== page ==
To set up, fold a piece of cardboard in half. Cover half in shiny aluminum foil.

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Next, I filled a shallow tray with just a thin layer of sand. Definitely keep the amount small if you’re worried your little one will spill it.

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I set up the ramp to go up and into the sand tray. With Veronika watching, first I chugged a car sloooowly up the ramp.

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Then I let it zoom (“fast!”) down the shiny side. It comes to a stop in the sand.

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There is so much to talk about as you play the game (the textures of the materials, different paces). Don’t be surprised if your baby wants to grab at the ramp or the foil!

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Soon Veronika wanted to try her own hand at zooming the cars up and over.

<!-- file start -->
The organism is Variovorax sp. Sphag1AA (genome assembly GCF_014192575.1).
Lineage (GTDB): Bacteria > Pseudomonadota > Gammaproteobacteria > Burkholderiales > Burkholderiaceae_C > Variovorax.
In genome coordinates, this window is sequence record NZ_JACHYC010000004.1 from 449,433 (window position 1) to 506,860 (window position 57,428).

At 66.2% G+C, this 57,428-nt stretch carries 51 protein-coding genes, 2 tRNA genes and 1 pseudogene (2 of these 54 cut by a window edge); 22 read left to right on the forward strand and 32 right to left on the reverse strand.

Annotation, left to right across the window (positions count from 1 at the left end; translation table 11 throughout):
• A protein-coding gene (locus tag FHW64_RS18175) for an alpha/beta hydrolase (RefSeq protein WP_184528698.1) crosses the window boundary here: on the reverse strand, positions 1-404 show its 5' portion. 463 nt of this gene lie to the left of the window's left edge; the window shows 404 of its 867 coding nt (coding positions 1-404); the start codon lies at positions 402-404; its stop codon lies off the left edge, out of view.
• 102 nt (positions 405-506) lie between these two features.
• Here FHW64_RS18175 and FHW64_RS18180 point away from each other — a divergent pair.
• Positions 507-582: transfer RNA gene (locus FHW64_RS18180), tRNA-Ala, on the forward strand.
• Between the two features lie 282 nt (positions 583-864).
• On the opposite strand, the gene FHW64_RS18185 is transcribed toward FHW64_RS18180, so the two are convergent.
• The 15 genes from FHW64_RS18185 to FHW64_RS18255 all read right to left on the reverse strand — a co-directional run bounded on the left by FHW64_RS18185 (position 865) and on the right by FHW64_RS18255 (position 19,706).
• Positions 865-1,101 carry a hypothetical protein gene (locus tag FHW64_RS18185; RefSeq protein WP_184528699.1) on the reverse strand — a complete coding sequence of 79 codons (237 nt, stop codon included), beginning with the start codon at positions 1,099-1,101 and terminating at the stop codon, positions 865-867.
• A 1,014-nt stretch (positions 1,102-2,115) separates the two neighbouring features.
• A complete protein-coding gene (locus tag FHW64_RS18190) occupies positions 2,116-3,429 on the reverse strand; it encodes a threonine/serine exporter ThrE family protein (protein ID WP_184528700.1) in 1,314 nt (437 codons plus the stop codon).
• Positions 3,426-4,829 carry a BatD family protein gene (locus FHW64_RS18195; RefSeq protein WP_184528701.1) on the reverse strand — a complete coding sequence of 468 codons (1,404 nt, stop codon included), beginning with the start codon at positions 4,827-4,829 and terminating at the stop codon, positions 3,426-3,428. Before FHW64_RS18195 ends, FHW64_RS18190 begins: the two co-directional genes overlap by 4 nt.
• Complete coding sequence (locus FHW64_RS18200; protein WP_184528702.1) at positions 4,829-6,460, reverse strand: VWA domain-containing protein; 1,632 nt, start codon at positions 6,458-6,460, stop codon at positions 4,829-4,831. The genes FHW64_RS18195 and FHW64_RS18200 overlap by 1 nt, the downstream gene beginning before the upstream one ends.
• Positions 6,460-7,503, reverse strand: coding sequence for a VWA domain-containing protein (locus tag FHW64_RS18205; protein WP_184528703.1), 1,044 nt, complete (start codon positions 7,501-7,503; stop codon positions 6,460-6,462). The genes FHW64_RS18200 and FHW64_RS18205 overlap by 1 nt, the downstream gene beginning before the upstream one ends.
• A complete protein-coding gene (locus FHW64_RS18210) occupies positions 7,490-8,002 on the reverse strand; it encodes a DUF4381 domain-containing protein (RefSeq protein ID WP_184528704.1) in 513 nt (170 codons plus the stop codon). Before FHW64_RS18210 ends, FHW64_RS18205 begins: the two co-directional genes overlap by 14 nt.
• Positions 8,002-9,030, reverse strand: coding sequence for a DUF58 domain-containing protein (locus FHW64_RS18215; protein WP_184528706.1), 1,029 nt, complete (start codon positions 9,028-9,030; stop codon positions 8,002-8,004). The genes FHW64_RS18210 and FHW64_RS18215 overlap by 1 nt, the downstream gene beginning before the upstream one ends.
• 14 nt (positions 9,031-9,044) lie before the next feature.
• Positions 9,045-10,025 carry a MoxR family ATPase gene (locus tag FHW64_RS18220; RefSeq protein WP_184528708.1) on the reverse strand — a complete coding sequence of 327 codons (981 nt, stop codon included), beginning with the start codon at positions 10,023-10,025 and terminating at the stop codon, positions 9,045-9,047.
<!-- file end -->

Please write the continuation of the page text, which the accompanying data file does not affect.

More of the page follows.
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The sand was her favorite part by far.

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She loved running her fingers through it, and the crunchy sound that the cars made when we simply drove them back and forth in the bin.

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Learning About Feelings

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Here’s a fun way to teach your baby about feelings as he or she begins to navigate the world of emotions; bring stuffed animals in on the action!

The very first one I wanted to illustrate for Veronika was love. I said the word and gave her stuffed animal a big hug.

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She wanted to copy me right away!

Next, I sat the happy stuffed animals around me for a story time, explaining that story time makes me happy. Make sure to exaggerate the emotion as you say it. For happy, that meant a high voice and big smiles. She was excited.